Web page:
Making the home work for work

Establishing a new deal about productivity.

The idea of work has run past a stage in how we understand productivity and creativity. However, there is still no clarity about who will work where, for what periods of time, and according to which incentives. It’s estimated that 1.7 billion knowledge workers populate this market, so expect plenty of innovation to emerge in this space. The coming years will change assumptions about talent recruitment and retention, as well as the industrial design of products that are currently brought to customers through the contract furnishing market.

There are opportunities for innovation to create new objects such as the perfect chair for working from home. The partitioning of space that helps create a division between work and home life. The desk that transitions from one aesthetic to the other.

Whatever becomes the dominant model of the corporate office one thing is certain. Success will hinge on making the home work for work in the first place. You can witness this movement for yourself. Follow the #RemoteFirst hashtag to witness a groundswell of employees asking for a different bargain in their work arrangements. With so many factors up in the air, it can feel hard to know what to make bargains with. At the same time, The people in HR we speak to struggle to balance the demands that new talent impose on them.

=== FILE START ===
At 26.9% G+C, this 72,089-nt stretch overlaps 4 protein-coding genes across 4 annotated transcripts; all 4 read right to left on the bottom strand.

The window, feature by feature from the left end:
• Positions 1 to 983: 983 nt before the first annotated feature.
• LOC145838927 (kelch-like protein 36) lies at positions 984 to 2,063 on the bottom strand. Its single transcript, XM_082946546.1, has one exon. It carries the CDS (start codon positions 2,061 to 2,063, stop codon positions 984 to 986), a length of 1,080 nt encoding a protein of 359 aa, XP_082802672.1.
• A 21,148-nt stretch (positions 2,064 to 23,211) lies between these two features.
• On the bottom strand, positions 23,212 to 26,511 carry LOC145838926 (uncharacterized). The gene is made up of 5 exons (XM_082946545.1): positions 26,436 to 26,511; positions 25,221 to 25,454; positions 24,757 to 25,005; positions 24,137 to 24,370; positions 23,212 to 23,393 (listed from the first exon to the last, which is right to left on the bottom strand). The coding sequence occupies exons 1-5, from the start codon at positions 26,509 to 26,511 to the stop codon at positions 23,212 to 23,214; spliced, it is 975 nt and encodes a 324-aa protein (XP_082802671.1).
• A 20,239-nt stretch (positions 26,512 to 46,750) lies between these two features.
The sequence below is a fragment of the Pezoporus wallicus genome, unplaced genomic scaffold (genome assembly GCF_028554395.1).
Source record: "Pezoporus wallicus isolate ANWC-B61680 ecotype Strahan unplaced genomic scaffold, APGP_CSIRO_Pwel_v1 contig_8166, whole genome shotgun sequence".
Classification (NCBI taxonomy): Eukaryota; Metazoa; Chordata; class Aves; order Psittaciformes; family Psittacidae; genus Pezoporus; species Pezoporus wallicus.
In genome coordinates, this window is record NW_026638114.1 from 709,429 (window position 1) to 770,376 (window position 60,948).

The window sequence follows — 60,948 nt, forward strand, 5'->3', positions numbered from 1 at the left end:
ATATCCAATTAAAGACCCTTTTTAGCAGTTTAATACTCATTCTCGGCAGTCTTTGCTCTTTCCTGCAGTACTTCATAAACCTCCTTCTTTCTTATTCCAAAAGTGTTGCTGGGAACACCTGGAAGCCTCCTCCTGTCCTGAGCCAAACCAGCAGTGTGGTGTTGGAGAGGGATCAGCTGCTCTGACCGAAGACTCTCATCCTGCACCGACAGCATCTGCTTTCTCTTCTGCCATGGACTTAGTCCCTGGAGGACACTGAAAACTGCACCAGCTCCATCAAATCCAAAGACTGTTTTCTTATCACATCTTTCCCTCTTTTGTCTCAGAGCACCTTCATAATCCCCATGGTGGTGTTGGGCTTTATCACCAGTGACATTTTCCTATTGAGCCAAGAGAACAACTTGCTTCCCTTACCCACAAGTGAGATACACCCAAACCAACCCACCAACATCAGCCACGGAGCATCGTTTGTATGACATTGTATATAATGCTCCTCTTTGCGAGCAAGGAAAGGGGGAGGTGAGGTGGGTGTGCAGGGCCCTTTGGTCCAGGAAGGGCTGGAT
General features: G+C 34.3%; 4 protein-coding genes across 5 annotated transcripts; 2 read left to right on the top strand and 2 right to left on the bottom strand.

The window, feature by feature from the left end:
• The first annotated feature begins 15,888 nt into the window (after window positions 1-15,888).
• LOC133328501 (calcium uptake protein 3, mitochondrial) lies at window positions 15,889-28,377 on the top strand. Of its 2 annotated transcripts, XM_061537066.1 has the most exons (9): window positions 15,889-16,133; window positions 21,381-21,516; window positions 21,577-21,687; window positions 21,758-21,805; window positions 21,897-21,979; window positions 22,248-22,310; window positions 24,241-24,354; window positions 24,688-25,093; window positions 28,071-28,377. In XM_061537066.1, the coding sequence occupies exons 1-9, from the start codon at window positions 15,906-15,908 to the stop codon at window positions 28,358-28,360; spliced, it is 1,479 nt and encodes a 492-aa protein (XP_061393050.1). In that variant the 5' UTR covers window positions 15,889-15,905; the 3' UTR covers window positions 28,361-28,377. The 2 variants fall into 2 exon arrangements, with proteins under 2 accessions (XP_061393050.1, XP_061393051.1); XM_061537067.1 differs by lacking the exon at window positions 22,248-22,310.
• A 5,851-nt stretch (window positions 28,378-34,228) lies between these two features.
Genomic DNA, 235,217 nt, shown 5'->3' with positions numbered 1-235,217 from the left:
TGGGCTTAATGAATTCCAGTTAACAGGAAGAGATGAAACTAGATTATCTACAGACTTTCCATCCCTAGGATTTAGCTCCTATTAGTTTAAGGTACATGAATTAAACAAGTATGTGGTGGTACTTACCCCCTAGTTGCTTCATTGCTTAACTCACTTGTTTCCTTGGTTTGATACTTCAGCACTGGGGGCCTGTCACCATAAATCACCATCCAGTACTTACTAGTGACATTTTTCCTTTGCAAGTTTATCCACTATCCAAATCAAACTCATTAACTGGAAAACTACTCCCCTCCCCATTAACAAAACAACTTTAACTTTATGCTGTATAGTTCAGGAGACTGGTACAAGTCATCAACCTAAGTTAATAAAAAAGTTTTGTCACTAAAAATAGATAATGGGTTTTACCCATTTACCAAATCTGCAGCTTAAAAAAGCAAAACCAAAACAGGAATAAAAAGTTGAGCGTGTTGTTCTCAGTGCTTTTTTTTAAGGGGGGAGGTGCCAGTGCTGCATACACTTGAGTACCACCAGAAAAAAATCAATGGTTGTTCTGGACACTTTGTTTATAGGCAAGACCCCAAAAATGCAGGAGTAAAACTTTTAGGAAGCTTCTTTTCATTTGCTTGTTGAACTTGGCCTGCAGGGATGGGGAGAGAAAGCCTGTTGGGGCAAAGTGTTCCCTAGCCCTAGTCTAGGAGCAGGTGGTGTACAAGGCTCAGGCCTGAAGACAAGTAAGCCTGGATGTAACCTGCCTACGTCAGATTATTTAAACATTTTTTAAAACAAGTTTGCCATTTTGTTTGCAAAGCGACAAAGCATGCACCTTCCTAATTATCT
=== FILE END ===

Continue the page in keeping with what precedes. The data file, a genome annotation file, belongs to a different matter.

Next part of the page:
A work from home bargain is now a priority for 63% of US job seekers, for instance. A McKinsey Report, April 2021 indicated that 52% of employees prefer a more flexible working arrangement than not. And that change in preference made it a good time to reimagine the role of an on-site model. Especially for talent scouts attracting the best talent, and for managers who want to feel present in the workflow of their direct reports. In order to draw up a good bargain, a good place to begin with is an annual budget per employee. Much like is done with medical benefits, gym memberships, or other workplace amenities.

Design in context: New work models will continue to emerge, but all will revolve around one main insight: If the home doesn’t work, remote and hybrid working doesn’t work either.